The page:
Paid Search Audit
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How to conduct a paid search audit that could double ROI

When was the last time you audited your Google AdWords account?

If it’s been over six months. Boy, oh boy, you should take a look.  But beware of the advice you’ll get on the web. A lot of articles will give you tons of dull, generic tips on how to conduct a paid search audit for AdWords.

They’ll tell you to play around with your campaign settings or a dozen other things.

They’re wrong.

Because one of two things is the issue.

  1. Most of the metrics you look at are superficial.
  2. You’re getting overwhelmed by data on things that have a low impact.

There are plenty of vanity metrics that look awesome but actually waste your time.

What you should focus on are the most important metrics: conversions and net profit.

Here’s why…

You could have a great cost per acquisition, but the quality of leads you get are terrible. That’s why you should follow things all the way through.

To get a proper PPC audit report, find which keywords are wasting spend because of poor targeting. Pinpoint the waste to redirect it to the right places.

I remember when I used to take private piano lessons as a kid. One time, I thought I had mastered a song. When I finally performed it for my teacher, he pointed out tons of things I was doing wrong that I could improve on. It’s kind of like that for your Google AdWords campaign.

You could overlook mistakes in your campaigns because you don’t know what you don’t know.

Based on our findings, we’ve returned at least 367% to accounts we’ve helped over a couple months. This was through our audit and our unique strategy at our agency.

Here’s a challenge to you…

For the next 60 days, focus on these things in your paid search audit:

What to actually look for in a PPC audit

Paid Search Audit

The main thing you want to look for in your Google AdWords account are places where you are targeting too loosely.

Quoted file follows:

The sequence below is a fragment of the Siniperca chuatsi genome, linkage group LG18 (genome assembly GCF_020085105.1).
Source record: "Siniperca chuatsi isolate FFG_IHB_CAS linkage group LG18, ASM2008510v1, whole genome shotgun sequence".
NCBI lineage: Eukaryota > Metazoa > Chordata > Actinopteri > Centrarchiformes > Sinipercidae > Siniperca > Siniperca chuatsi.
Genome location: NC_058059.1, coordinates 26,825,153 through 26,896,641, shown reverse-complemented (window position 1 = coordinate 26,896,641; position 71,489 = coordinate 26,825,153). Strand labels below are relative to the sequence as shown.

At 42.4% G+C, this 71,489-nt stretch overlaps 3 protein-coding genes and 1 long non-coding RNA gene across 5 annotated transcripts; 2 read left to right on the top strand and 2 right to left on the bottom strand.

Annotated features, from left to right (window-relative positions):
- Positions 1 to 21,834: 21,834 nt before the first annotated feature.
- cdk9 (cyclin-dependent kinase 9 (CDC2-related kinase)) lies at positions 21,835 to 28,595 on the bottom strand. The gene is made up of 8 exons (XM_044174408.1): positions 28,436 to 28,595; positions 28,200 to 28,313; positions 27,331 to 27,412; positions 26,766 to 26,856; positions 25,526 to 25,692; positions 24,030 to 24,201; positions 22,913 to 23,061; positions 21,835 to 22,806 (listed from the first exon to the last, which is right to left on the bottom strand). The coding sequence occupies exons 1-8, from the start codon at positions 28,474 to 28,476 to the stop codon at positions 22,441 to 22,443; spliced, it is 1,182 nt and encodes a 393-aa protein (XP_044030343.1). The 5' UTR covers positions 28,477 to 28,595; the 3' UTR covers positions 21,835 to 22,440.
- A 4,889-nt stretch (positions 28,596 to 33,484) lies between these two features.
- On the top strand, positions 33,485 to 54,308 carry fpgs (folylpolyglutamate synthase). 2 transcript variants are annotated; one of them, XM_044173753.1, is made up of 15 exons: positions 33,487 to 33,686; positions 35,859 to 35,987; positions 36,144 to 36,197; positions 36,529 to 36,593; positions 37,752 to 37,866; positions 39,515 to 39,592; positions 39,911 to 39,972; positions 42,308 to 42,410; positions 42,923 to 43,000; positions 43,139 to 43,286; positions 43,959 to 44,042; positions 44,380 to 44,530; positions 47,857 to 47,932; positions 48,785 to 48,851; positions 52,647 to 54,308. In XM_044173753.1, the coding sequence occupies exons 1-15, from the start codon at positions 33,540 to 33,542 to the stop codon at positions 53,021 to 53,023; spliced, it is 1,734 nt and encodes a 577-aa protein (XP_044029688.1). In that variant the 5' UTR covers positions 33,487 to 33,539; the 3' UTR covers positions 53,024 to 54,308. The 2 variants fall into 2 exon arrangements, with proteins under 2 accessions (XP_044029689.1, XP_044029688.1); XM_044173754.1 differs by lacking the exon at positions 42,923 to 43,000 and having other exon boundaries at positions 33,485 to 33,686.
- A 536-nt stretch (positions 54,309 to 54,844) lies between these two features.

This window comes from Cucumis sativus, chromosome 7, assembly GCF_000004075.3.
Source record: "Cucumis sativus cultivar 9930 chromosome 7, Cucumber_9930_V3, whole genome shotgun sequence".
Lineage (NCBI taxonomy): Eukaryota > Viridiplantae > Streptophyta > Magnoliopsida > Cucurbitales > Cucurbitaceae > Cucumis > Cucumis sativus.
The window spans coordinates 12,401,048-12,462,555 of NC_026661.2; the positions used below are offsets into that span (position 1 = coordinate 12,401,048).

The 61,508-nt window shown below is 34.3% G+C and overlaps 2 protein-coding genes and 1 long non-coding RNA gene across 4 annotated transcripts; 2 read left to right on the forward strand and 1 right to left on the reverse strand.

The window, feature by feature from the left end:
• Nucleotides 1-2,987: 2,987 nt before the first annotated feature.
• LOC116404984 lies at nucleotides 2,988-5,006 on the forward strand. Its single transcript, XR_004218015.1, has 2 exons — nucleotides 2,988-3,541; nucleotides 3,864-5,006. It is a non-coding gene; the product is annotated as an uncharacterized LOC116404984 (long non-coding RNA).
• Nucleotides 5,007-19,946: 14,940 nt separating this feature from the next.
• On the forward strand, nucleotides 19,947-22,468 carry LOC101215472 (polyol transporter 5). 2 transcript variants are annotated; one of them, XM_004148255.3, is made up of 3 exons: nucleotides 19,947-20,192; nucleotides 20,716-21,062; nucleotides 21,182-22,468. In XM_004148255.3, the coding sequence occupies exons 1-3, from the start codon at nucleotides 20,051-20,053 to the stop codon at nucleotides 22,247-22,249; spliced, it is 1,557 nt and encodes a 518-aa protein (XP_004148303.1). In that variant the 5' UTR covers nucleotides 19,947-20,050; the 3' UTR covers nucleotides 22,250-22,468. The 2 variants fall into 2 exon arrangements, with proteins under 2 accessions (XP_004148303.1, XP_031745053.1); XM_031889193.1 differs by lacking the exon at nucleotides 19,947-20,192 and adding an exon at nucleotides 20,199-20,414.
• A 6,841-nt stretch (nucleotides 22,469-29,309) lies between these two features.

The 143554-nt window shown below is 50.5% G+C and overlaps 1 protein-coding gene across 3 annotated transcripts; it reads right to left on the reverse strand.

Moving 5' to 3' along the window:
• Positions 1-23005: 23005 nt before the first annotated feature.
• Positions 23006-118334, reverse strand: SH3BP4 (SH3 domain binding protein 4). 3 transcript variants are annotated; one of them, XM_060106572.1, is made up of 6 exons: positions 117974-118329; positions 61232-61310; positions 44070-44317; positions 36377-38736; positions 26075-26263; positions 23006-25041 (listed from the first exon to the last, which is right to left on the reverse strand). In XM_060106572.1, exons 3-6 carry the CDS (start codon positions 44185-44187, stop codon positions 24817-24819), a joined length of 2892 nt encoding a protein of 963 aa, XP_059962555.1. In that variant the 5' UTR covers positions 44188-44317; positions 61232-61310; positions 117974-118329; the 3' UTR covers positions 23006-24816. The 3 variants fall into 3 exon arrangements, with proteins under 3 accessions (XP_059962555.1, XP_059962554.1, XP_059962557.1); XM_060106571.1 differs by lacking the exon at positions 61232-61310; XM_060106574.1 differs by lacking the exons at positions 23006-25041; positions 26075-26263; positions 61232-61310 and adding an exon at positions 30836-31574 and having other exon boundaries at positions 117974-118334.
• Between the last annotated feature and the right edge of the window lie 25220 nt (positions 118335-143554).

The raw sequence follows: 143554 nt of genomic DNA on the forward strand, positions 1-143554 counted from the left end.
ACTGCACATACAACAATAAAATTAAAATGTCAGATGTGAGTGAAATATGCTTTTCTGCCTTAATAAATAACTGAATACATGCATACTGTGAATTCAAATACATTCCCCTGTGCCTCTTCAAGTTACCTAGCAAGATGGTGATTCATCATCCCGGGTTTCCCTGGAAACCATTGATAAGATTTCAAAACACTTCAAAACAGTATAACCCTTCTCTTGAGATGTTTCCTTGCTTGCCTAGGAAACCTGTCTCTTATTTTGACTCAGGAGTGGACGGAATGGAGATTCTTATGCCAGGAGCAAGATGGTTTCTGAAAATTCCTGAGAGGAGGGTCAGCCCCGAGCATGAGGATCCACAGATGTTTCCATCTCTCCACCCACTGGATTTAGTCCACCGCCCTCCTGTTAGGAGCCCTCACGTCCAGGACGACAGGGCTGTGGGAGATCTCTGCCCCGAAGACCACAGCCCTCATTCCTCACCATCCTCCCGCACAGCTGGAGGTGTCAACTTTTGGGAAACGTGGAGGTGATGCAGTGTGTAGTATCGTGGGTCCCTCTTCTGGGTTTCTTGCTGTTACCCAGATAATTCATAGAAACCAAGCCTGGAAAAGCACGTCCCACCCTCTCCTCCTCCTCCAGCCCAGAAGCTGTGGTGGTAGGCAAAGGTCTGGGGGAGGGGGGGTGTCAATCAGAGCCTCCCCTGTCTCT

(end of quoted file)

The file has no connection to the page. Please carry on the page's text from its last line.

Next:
You should narrow the targeting so specific search terms, ads, and landing pages correlate. This focus helps with the relevancy of everything. For example, let’s look at the difference between people who search “pool services” versus “pool cleaning.”

Both seem to be similar keywords. But you’ll find that you need to have specifically tailored ads and landing pages for both terms since the search intent is different.

Pool services could mean a variety of services like chlorination or water replacement.

Pool cleaning is more focused on cleaning.

When users search for a keyword you pay for, you’re screwed if they don’t get a tailored experience.

If the ad and landing page don’t fit exactly with the search term, they are likely to click away.

It is in your power to fix this by creating specific ads and landing pages that correlate. Otherwise, you’re needlessly wasting money on a poor user experience you could better control.

1. Look for budget spent on bad keywords

Did you know that 9% of keywords in an AdWords account on average make up all the conversions? Did you know that useless keywords can use up to 61% of your budget?

Why does this happen?

Most keywords don’t convert because the budget gets wasted on keywords that aren’t relevant.

This is usually due to a shotgun approach of just using a massive amount of keywords in a campaign. Rather than unloading a ton of keywords and praying for the best, you need to have a more focused approach.

The solution is simple:

Find worthless keywords that you have run in the last 6 months that you’ve paid for but have never converted. 6 months is a good amount of time to get a reliable amount of data.

To do this, go to All Campaigns, click the Keywords tab, click the Details dropdown, and click “Search Terms All.” You can export the data in Excel and sort by terms with zero conversions.

In our free AdWords audit, we do everything for you.